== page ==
In one embodiment, a percentage of the idle state for the system operating at the first frequency and the first voltage is determined based on the constraint parameter. For example, the percentage of the idle state may be decreased or increased based on the constraint parameter.

FIG. 9 is a flow chart of one embodiment a method 900 of forcing a data processing system into an idle state based on a constraint parameter. Method 900 begins with operation 901 that involves monitoring a constraint parameter (e.g., actual used power, actual temperature, current, battery load, or any combination thereof) of a data processing system, as described above. At operation 902 a determination is made whether the constraint parameter is greater or equal to a constraint parameter threshold, as described above. At operation 904, a percentage (portion) of the forced idle state relative the total operating time is increased if it is determined that the constraint parameter is greater or equal to the constraint parameter threshold. If it is determined that the constraint parameter is not greater or equal to the constraint parameter threshold, the percentage of the forced idle state can be optionally increased at operation 903.

Referring back to FIG. 4, the portion of the idle state T2 is increased to T2 1 (405), and the portion of the full operating state T1 is decreased to T1 1 (404) based on the constraint parameter.

FIG. 6 shows one embodiment of a table 600 that includes information about the idle state. As shown in FIG. 6, table 600 includes the following columns: an idle ratio, an idle rate, and an idle time. In one embodiment, lower percentage (e.g., up to 30%) forced idle periods all run at the same rate. When the forced idle percentage reaches a threshold where the time spent in the idle state (idle time) is at the maximum desired, then the idle rate begins to increase so that the maximum idle time is not exceeded. As shown in FIG. 6, when the idle ratio is less or equal to 30, the idle rate may be maintained at a constant value 30000 microseconds, and idle time is increased as idle ratio increases. As shown in FIG. 6, if the idle ratio becomes greater than 30, the idle rate increases, while the idle time may be kept at a constant value of 10000 microseconds.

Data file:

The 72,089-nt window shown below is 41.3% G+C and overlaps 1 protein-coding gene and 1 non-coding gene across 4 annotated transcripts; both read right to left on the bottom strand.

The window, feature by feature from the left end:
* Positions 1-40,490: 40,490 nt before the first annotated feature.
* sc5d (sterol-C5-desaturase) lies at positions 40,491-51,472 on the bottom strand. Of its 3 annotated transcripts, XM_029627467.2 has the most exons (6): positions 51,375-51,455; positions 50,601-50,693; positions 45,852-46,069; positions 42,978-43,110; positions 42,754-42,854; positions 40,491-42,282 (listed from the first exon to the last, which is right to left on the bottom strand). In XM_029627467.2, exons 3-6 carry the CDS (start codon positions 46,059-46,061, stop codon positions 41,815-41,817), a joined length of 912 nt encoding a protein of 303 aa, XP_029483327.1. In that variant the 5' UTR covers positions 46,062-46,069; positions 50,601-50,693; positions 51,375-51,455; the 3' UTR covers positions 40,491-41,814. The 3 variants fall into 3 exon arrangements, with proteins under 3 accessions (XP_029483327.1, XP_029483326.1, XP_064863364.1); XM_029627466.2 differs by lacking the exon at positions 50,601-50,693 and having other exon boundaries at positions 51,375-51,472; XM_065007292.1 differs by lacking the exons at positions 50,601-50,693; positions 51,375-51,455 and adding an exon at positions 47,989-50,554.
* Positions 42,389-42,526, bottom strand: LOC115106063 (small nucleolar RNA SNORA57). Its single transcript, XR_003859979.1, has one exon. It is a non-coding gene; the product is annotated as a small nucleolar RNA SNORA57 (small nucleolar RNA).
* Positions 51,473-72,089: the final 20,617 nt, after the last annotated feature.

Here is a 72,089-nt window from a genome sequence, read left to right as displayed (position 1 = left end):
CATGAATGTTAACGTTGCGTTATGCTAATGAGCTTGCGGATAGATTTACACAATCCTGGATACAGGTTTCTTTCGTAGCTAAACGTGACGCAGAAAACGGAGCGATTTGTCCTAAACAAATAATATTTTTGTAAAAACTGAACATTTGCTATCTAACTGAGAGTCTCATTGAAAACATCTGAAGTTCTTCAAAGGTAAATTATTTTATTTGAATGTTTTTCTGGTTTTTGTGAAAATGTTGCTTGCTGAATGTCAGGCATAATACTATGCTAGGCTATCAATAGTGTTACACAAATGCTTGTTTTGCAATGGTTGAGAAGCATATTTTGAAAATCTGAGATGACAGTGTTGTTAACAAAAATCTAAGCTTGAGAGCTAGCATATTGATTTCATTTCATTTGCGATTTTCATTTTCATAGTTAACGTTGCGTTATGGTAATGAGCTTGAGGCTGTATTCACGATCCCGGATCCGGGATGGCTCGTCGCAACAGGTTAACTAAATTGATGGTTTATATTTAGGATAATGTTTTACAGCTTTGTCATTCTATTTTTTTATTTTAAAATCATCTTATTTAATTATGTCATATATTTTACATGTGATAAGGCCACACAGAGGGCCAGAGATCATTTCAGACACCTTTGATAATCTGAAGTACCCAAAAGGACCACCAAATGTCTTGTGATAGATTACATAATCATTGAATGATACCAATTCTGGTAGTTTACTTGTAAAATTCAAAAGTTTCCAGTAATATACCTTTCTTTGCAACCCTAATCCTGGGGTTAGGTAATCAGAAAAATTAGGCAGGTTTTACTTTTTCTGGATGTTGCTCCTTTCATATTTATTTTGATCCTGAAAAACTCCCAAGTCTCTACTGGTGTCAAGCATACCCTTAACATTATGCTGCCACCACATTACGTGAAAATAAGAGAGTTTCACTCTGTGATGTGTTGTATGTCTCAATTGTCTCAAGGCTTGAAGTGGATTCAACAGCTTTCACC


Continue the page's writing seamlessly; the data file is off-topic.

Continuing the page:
FIG. 12 is a flowchart of one embodiment a method 1220 to manage power of a data processing system to a target power. Method 1220 starts at 1200. At 1201 an initialization is performed where Integral Error is set to zero (“Integral Error=0”). In one embodiment, the Integral Error is a defined as a difference between a measured power and a target power of the data processing system. At operation 1202 method 1220 waits for a next sample interval to measure the power of the data processing system. At operation 1203 the target power and the measured power of the data processing system are received. In one embodiment, the power is measured during the sample time interval using one or more sensors, as described above. The target power of the data processing system is computed based on one or more system constraint parameters and desired performance of the data processing system, as described above. At operation 1204 a difference (“error”) between the power measured during the sample interval and the target power of the data processing system is determined. At operation 1205 an accumulated error (“integral error”) is determined. In one embodiment, the integral error accumulated over sample intervals is determined. In one embodiment, the integral error accumulated over one or more clock periods of the data processing system is determined. At operation 1206 an integral power (“PI”) over time (e.g., one or more clock periods, and/or sample intervals of the data processing system) is determined. In one embodiment, PI is computed by applying a control system gain “G-term” to the error and the integral error using the following formula:
PI=Gp*Error+Gi Integral*Error,  (1)
where Gp may be associated with a weighting factor to the error determined over a sample interval, and Gi is associated with a weighting factor to the integral error.

At operation 1207 a determination is made whether the integral power (“PI”) is greater than an upper threshold (“+threshold”). If the PI is greater than the upper threshold, operating power point is decreased at operation 1209. If the PI is not greater than the upper threshold, a determination is made at operation 1208 whether the PI is less than a lower threshold. If the PI is less than the lower threshold, operating power point is increased at operation 1210.